Five Key Sources for Sermon Illustrations and Why They are Important

Sam Rainer

November 26, 2017


Preaching is a grind I welcome every week. Expositing God’s Word is one of the toughest but most rewarding aspects of being a pastor. You can’t treat preaching like a sprint, rushing to get a response on Sundays. It’s more like a marathon, a paced lope in which long strides are made over time.

Illustrations are not the most important part of a sermon. The meat is the exposition of the text—always. The illustrations add spice and flavor. Nobody wants to eat just spices for dinner. But then, meat without flavoring is bland. In most cases, sermons need a little flavor.

Illustrations also help the listener to understand your points, especially the more abstract or theological ones. You know those technical manuals that “help” you put together cheap furniture? That’s your sermon without any illustrations. They may get the job done, but nobody will enjoy them.

Where do I get my sermon illustrations? I have five key sources.

  1. Real life. About half of my sermons begin with a personal illustration, preferably a recent one. It’s good for your guests and new members to hear a little about who you are and what’s happening in your life. Additionally, your members are more likely to relate to you if you open up about your own life.
  2. History. I utilize historical examples in about every other sermon, typically in the middle of my sermon. These illustrations help teach church history, historical theology, and local history. More importantly, history can connect generations. An example from the 1960s can unite Boomers and Gen Z. An example from the 1940s can connect Millennials and Builders. I intentionally pull from different eras of history in order to relate to different generations. An additional benefit is that I learn historical details I did not know from my research.
  3. Current News. Everyone is watching it, so you have to go there. Otherwise, you’ll appear out-of-touch and detached. I’ll often address major occurrences from the prior week. But be careful here—not every news story is worthy of sermon time. In our era of 24/7 sensational news, it can be hard to discern the true newsworthy events from selections made by media conglomerates who sell news. Everything is BREAKING NEWS according to them.
  4. Pop culture: Don’t dismiss this one. While the latest fad, gadget, or hit music may not appeal to you, they do apply to the younger generations. It’s popular in the culture for a reason. I’m not advocating you take on every one of latest fashions. I certainly don’t. However, I want remain knowledgeable about the current culture. If I can’t talk their language, then why would they listen to me? If you can’t, why would they listen to you?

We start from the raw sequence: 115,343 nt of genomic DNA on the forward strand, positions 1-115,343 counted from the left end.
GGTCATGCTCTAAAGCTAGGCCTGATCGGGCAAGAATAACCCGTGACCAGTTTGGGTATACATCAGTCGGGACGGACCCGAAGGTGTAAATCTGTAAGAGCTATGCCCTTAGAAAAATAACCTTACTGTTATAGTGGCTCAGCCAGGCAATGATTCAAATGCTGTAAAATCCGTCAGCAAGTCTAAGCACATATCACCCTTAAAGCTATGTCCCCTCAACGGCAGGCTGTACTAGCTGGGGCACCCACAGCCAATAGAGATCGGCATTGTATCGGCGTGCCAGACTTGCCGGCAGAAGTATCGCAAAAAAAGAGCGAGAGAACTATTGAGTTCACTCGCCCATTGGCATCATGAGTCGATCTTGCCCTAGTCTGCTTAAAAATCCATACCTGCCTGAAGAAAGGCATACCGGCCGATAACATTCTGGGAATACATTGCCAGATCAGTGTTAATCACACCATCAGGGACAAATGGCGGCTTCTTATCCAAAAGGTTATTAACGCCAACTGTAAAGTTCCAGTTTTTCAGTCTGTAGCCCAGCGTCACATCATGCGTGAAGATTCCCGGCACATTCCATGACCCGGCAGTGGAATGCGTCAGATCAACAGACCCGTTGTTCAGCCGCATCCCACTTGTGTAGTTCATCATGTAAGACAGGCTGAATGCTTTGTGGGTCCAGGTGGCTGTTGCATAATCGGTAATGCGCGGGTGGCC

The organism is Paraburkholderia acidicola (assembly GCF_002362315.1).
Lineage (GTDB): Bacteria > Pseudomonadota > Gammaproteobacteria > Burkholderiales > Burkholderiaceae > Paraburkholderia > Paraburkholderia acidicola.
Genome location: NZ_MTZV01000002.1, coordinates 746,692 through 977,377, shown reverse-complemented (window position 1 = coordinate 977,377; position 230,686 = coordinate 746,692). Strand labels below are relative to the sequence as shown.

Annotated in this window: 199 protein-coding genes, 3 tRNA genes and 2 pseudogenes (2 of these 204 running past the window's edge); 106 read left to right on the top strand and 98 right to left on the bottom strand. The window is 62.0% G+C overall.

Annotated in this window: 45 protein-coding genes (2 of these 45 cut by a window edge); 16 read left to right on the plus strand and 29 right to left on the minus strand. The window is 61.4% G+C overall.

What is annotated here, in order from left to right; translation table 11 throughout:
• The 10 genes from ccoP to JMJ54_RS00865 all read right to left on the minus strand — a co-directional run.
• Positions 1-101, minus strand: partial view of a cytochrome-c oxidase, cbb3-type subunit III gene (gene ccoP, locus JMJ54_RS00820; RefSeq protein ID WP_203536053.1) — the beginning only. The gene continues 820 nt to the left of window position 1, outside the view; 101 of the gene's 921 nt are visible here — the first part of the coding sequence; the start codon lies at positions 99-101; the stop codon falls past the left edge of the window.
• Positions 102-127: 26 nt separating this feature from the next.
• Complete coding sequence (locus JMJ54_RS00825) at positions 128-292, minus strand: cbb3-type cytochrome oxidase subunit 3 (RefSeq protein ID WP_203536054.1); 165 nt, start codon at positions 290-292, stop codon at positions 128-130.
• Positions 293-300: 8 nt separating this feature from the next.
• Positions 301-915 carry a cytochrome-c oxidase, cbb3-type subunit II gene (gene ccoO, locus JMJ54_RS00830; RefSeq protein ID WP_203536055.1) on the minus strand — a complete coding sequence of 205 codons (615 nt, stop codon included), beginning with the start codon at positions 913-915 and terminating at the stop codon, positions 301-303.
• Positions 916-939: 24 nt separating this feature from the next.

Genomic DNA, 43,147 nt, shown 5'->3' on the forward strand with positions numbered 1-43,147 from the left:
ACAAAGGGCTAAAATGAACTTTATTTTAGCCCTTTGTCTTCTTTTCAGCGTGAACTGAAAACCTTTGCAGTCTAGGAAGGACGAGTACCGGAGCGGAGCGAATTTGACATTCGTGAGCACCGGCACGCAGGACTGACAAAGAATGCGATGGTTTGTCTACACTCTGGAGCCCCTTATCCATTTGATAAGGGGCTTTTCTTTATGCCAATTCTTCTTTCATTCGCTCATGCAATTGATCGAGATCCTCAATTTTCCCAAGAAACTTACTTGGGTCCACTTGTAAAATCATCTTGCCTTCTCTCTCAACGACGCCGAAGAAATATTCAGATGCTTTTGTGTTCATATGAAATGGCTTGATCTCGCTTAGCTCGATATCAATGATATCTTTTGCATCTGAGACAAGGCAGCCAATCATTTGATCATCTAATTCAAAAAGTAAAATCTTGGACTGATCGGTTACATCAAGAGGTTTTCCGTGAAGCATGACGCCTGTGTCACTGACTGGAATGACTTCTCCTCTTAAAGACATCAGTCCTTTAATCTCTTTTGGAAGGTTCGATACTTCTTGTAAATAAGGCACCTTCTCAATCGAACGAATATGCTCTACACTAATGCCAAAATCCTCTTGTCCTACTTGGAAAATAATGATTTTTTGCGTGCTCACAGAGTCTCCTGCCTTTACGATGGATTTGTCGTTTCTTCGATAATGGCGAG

5. Biblical examples: Often the best illustrations are found in the Bible. For example, I preached Galatians 5 on Sunday, but my ending sermon illustration was the woman caught in adultery in John 8. Biblical illustrations help your listeners connect the dots between stories in the Bible, between the Old Testament and the New Testament, between the law and the gospel, between the many different genres of Scripture.

What about jokes? I rarely tell them, but on occasion, I’ll use one if I know I can land it well. Even then, they often fall flat. In reality, few pastors can pull off comedic relief in sermons. I don’t recommend anyone ending with a joke. I’ve never heard a sermon in which it worked.

It’s one thing to tell people truth. It’s another thing to illustrate it for them. The truth is most important, but helping people connect to the truth is also necessary.


13 comments on “Five Key Sources for Sermon Illustrations and Why They are Important”

  1. Pat and Billy Batdorff says:

    Pastor Sam, now we know some of the reasons all your sermons are so great!!! WOW! Thank you for all the time you put into your sermons as we get so much out of them. Can’t wait for next Sunday and it is still this Sunday!! :o) Stay close to our Lord and keep the BOOK opened!
    Oh, Billy and I were just discussing the sermon this morning. “You can fall away fast and to grow it takes time.”

    1. Sam Rainer says:

      Thank you! You guys are always such an encouragement!

  2. Mark says:

    Thanks, Sam! I really struggle with Pastors who see Illustrations as “evil”, or not being “true to the Word”. Your illustrations about illustrations (meat and spices / building furniture) are great mental visuals for the importance and proper place for them in one’s message. Appreciate this post, which I’m sure will serve as a healthy launching point for some conversations.

  3. Nate says:

    Are there websites you regularly go to for illustrations or anecdotes?
    Preaching Today. Len Sweet’s site. Anything else?

    1. Sam Rainer says:

      I craft my illustrations from scratch, so I don’t utilize such sites. I’m sure they can be helpful tools, though. Just don’t over rely on them.

  4. Ellie Davis says:

    Thank you for pointing out that involving the news in the sermon is important. My family is very religious and we want to find an online sermon that we can listen to. I’ll have to do some research and find the best online sermons for my family.

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